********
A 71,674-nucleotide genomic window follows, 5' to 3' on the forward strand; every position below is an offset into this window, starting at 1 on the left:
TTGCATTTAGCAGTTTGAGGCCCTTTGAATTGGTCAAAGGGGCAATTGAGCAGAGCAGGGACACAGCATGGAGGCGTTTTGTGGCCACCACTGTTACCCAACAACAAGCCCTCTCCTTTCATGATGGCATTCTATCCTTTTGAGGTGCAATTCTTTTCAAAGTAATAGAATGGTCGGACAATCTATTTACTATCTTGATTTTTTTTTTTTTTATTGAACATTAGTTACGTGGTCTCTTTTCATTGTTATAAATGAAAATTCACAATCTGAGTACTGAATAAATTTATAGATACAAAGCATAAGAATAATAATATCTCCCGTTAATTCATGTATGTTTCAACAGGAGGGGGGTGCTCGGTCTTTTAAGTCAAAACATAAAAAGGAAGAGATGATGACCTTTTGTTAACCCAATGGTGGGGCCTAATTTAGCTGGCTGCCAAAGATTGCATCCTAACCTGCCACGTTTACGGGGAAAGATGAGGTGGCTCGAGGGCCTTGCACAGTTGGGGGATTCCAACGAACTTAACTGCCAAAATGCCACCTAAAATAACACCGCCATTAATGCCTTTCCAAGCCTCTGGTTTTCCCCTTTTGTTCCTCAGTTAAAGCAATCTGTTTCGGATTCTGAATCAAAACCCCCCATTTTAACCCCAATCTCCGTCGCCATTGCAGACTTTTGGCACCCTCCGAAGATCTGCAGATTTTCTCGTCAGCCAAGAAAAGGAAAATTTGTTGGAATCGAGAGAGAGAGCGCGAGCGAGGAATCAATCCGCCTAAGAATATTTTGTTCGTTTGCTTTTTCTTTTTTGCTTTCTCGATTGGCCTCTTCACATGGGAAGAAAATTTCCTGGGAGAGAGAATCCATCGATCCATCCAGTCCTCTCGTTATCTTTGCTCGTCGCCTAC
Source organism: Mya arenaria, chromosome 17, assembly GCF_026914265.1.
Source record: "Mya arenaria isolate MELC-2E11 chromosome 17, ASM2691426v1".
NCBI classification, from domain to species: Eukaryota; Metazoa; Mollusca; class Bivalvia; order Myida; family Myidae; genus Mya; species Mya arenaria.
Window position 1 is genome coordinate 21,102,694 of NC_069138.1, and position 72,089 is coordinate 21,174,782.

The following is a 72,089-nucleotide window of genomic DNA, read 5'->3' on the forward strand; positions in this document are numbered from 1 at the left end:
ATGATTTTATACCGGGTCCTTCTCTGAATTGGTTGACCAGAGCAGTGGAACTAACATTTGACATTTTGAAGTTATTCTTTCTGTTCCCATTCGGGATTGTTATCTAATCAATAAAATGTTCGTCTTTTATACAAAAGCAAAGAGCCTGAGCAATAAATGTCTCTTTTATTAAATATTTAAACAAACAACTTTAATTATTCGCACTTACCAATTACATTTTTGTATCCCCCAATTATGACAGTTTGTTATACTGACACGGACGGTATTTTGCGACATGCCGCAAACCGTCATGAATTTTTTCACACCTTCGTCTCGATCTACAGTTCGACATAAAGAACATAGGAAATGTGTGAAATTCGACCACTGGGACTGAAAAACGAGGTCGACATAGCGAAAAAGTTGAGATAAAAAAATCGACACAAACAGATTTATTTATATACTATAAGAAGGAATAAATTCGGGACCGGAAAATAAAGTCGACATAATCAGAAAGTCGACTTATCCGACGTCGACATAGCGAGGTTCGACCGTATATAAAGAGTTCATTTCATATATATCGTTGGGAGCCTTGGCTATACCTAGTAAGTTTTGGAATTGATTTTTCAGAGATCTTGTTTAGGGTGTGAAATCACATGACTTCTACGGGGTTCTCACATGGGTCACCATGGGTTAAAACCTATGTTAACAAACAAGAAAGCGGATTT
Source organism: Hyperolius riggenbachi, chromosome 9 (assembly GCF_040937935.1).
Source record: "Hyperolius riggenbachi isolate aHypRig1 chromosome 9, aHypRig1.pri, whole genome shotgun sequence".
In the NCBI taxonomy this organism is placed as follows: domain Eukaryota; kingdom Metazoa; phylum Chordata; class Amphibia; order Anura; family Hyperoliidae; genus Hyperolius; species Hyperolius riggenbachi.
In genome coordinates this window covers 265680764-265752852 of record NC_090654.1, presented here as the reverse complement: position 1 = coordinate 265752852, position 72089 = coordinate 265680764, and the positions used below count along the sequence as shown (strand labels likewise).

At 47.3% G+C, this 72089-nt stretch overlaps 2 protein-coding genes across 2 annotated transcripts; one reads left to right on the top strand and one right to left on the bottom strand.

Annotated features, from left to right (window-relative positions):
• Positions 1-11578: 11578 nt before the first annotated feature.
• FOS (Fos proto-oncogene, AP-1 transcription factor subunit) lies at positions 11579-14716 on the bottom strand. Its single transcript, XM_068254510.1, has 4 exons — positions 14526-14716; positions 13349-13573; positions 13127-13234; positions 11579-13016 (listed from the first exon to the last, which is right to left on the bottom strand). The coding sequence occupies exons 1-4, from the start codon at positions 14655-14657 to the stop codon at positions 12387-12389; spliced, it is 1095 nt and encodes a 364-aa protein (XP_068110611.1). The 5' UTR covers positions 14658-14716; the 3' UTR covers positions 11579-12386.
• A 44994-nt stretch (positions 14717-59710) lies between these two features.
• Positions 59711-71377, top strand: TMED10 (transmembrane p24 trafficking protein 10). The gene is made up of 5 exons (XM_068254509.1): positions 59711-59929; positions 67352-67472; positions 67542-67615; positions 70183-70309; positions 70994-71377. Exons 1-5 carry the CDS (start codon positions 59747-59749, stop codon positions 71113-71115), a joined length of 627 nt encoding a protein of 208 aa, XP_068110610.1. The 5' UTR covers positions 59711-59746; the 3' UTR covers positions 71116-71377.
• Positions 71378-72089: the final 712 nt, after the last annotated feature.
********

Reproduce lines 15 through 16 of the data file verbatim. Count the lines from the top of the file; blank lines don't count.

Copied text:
• Positions 1-11578: 11578 nt before the first annotated feature.
• FOS (Fos proto-oncogene, AP-1 transcription factor subunit) lies at positions 11579-14716 on the bottom strand. Its single transcript, XM_068254510.1, has 4 exons — positions 14526-14716; positions 13349-13573; positions 13127-13234; positions 11579-13016 (listed from the first exon to the last, which is right to left on the bottom strand). The coding sequence occupies exons 1-4, from the start codon at positions 14655-14657 to the stop codon at positions 12387-12389; spliced, it is 1095 nt and encodes a 364-aa protein (XP_068110611.1). The 5' UTR covers positions 14658-14716; the 3' UTR covers positions 11579-12386.